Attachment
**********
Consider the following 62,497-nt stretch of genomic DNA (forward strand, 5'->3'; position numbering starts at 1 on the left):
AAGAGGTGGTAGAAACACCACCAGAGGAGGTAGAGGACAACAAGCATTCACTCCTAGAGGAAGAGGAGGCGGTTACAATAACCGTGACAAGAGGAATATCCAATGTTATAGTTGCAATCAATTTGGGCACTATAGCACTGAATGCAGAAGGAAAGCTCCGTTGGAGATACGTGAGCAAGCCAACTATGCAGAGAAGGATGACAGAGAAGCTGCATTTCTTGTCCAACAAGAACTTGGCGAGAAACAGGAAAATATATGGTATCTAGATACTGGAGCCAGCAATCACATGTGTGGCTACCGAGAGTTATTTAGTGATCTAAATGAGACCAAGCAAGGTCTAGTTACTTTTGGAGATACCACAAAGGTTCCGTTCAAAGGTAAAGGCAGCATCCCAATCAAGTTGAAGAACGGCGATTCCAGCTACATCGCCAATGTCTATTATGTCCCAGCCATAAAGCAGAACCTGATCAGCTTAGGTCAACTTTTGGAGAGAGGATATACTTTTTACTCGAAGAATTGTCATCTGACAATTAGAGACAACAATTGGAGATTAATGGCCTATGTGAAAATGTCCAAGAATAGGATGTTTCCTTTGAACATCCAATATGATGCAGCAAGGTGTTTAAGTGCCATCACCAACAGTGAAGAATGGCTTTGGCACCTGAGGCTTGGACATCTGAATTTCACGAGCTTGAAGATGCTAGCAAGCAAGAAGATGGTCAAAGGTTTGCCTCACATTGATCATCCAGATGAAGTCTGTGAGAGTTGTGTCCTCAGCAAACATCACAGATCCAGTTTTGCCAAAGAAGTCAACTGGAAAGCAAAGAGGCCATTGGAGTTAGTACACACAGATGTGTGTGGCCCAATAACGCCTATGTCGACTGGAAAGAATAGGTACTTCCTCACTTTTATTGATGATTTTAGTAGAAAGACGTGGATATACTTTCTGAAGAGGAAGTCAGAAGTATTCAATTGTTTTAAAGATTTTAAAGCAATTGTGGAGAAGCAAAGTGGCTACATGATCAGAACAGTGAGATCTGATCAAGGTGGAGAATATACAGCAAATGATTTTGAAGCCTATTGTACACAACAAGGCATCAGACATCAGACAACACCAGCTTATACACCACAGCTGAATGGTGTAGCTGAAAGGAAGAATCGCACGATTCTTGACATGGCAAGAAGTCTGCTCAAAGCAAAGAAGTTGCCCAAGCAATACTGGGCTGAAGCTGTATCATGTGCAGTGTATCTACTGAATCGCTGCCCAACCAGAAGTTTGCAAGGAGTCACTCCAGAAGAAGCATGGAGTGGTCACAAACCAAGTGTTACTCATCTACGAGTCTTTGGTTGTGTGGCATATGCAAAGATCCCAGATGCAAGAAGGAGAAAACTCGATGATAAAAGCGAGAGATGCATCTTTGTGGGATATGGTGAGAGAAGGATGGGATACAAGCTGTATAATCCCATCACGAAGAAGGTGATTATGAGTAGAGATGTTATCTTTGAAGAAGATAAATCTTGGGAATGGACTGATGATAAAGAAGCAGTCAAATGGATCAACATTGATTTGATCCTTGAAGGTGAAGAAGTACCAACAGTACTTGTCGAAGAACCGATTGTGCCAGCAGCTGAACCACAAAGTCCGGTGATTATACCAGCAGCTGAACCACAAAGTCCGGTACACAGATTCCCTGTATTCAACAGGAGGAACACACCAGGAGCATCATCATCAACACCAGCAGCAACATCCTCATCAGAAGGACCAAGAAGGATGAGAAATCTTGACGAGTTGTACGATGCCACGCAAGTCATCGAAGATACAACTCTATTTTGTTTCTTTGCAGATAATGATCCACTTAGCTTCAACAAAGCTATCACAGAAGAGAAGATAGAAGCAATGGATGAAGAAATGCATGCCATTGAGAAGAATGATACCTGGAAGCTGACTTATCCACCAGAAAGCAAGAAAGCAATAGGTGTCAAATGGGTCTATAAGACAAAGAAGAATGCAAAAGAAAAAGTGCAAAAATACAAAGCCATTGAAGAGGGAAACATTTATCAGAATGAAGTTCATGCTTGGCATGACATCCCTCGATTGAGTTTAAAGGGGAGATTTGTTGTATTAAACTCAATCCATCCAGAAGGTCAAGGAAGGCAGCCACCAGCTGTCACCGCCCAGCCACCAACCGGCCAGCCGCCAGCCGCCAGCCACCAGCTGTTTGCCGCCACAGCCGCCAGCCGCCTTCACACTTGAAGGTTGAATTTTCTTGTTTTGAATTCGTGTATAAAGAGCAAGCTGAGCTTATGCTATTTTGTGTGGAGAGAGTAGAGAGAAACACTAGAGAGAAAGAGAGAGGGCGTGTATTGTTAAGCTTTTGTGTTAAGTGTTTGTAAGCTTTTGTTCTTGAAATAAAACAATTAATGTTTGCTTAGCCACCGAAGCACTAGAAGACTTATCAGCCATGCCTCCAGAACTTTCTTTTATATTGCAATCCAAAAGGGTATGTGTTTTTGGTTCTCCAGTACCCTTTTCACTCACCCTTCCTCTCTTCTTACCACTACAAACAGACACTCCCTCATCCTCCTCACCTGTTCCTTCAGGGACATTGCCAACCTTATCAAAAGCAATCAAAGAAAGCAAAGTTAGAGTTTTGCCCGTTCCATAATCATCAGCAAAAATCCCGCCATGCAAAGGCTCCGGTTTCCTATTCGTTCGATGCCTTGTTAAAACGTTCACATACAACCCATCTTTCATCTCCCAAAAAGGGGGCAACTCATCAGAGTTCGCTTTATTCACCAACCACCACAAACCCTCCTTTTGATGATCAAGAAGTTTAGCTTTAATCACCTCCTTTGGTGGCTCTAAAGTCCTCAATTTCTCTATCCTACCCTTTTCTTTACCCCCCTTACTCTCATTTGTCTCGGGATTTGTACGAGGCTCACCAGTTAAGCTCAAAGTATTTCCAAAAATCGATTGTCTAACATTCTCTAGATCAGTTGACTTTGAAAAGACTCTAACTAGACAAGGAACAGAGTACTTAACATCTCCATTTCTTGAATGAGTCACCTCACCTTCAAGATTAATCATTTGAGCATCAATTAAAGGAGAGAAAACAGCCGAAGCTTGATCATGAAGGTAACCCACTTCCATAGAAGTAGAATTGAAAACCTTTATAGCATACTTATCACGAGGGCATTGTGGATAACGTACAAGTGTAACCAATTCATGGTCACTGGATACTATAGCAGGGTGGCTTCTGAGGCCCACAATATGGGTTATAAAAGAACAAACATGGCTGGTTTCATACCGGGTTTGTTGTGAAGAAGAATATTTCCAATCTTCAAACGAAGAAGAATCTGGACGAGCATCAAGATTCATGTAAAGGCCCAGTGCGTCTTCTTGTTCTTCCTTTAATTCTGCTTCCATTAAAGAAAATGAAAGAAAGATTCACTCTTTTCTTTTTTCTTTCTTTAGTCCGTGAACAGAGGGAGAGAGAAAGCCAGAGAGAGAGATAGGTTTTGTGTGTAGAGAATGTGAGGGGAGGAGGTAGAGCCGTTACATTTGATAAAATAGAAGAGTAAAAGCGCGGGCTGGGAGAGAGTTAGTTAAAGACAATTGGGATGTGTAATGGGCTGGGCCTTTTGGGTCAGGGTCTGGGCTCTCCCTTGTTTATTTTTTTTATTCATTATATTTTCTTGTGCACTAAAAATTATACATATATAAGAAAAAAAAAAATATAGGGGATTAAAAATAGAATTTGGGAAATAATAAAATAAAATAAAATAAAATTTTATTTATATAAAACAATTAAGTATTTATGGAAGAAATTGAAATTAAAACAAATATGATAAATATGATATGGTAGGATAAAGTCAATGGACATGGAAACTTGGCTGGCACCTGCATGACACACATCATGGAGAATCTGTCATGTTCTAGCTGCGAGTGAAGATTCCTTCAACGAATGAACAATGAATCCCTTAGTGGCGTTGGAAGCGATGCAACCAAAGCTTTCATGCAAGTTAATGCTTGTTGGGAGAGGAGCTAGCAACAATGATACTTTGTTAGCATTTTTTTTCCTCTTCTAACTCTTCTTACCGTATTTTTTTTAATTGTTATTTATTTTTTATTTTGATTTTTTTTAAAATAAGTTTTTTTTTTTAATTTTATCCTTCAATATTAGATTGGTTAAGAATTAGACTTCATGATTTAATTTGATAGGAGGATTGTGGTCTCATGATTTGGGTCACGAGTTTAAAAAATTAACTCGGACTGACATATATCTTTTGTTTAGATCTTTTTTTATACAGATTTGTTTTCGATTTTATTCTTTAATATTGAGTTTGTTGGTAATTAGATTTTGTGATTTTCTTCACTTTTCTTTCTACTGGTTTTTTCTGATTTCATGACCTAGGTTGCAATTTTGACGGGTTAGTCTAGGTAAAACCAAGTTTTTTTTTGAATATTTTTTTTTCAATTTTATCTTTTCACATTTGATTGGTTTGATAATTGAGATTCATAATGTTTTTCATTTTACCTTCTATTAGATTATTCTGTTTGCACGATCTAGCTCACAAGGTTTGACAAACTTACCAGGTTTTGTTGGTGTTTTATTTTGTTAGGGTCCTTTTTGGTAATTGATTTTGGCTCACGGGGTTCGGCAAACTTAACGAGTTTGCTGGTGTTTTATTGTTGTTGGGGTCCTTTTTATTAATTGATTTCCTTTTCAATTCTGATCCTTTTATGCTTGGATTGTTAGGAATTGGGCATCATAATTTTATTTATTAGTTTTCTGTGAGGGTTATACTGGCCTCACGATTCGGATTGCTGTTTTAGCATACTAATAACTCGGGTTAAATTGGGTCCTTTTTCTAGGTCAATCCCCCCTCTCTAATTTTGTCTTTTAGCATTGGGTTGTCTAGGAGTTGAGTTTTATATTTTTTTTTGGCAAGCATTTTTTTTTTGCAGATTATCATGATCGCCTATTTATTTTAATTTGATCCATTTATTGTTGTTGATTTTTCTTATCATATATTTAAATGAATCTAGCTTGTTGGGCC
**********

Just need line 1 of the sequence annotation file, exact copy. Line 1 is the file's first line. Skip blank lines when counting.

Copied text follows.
Consider the following 62,497-nt stretch of genomic DNA (forward strand, 5'->3'; position numbering starts at 1 on the left):